HIGH-PROFILE FUNDS DOWNGRADED AS PART OF S&p review, while M&G and Schroders upgraded
Credit Suisse's three income funds have all suffered downgrades as part of Standard and Poor's (S&P) latest review of the UK Equity Income sector.
On the flagship Income and Monthly Income funds, run by Leigh Harrison, S&P said the portfolios have slipped from AA to A due to concerns that the dull track record in recent months may indicate a less efficient use of resources since Bill Mott stepped down in 2003.
On Harrison's Alpha Income fund, which has also fallen from AA to A, the agency said the decision to refocus the product into a more stock-specific portfolio does not fit well with the top-down approach that has typically characterised Credit Suisse's UK equity range.
While Harrison only took over the Income and Monthly Income funds from Mott in August 2003, he has run the Alpha Income portfolio since 1999 when it was a Sun Life of Canada (SLC) product.
DWS Investments' UK Equity Income portfolio has also been downgraded, falling from A to Unrated status.
Peter Fuller, S&P funds analyst, said: "This reflects a period of weak relative returns that have pushed the fund significantly below our performance threshold for rating purposes.
"A further concern is that the fund is managed with 70% commonality with the team's large cap model portfolio, leaving fund manager Graham Ashby very little room to manoeuvre in terms of sector and stock deviations in his search to add value."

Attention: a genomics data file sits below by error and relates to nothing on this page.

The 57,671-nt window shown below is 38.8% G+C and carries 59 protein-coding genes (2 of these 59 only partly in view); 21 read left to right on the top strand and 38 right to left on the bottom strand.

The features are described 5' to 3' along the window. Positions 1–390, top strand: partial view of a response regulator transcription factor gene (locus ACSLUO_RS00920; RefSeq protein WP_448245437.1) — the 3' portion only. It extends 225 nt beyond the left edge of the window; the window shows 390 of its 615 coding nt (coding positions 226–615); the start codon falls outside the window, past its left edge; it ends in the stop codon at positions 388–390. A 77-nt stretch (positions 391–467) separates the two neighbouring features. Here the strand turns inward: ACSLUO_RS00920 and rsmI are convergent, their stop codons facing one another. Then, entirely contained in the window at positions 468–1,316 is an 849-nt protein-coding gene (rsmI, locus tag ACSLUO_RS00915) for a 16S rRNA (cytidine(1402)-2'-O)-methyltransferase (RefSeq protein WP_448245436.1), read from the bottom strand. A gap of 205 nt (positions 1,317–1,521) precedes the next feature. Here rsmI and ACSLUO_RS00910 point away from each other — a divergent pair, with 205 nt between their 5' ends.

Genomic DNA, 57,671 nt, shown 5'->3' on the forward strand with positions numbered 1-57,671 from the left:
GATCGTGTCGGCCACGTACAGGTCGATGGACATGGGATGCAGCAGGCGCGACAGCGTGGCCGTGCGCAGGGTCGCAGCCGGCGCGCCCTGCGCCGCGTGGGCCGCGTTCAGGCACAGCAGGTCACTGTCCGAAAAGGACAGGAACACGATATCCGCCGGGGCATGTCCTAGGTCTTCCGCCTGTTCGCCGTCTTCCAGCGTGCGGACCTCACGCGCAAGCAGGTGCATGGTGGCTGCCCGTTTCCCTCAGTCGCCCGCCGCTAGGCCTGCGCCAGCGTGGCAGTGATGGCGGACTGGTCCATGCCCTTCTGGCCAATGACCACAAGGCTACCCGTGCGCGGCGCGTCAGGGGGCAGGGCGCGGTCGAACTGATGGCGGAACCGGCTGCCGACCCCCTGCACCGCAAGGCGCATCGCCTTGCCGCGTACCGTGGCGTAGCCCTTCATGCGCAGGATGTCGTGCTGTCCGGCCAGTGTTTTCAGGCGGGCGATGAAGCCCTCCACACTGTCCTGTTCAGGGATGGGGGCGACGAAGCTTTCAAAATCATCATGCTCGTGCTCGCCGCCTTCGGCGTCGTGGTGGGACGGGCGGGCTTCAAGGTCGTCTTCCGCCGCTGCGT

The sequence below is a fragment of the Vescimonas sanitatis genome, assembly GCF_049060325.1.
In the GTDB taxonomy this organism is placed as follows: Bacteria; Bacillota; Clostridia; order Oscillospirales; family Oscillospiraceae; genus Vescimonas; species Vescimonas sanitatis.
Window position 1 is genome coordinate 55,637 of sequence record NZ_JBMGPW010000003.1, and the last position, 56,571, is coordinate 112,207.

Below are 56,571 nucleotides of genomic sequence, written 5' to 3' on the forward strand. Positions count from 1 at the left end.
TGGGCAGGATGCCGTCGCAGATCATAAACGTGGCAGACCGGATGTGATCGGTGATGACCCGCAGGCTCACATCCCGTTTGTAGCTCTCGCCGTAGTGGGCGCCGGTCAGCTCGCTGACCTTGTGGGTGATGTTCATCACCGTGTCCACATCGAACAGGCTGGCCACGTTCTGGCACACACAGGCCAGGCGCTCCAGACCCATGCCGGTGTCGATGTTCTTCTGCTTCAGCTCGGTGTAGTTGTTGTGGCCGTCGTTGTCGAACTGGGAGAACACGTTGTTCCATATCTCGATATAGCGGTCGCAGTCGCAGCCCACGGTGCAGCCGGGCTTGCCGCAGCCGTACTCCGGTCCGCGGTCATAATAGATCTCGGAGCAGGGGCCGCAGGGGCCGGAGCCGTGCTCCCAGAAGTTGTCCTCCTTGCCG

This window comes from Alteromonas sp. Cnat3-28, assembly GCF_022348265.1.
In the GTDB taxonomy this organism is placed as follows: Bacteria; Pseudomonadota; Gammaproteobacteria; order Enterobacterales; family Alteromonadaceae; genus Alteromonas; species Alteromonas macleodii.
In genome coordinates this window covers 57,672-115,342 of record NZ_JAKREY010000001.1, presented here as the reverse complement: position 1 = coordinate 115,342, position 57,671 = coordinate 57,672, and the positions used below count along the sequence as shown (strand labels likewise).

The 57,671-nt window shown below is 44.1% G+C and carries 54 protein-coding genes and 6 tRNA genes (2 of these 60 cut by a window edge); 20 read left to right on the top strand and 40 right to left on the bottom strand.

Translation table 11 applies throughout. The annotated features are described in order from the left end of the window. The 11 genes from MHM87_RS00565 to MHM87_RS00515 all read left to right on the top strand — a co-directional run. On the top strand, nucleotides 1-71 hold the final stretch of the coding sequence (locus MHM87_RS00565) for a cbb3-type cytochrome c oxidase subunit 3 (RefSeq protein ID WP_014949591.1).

In terms of upgrades, both Schroder Income and M&G's Charifund move from A to AA.
The Schroders' upgrade is on the back of the recent reorganisation and refocusing of the research team, coupled with Nick Purves' steady switch over the past 12 months from being an institutional fund manager to one with retail responsibilities.
As for the Charifund, Fuller said the AA rating reflects manager Richard Hughes' continuing ability to meet the fund's highly demanding yield requirement, 60% above that of the market, without compromising total return, or the consistency of his management approach.
Overall, S&P reviewed 29 income funds, with four retaining AAA status, two each from Invesco Perpetual's Neil Woodford and Jupiter's Tony Nutt, 12 funds were rated AA and 13 single A. However, S&P said most managers remain cautious, expecting the ups to balance the downs over the next year.
Fuller added: "Income targets have proved relatively easy to attain in the past 12 months. Companies, from across a broad range of sectors, have raised their dividend payments, allowing fund managers to achieve their targets without having to resort to preference shares, convertibles, bonds or structured products.
"Performance success has tended to come from the FTSE 350 index and particularly from the area of the market that may be loosely described as small large caps and large mid caps.
"FTSE 100 stocks have had their periods of performance but mid caps have made most of the running."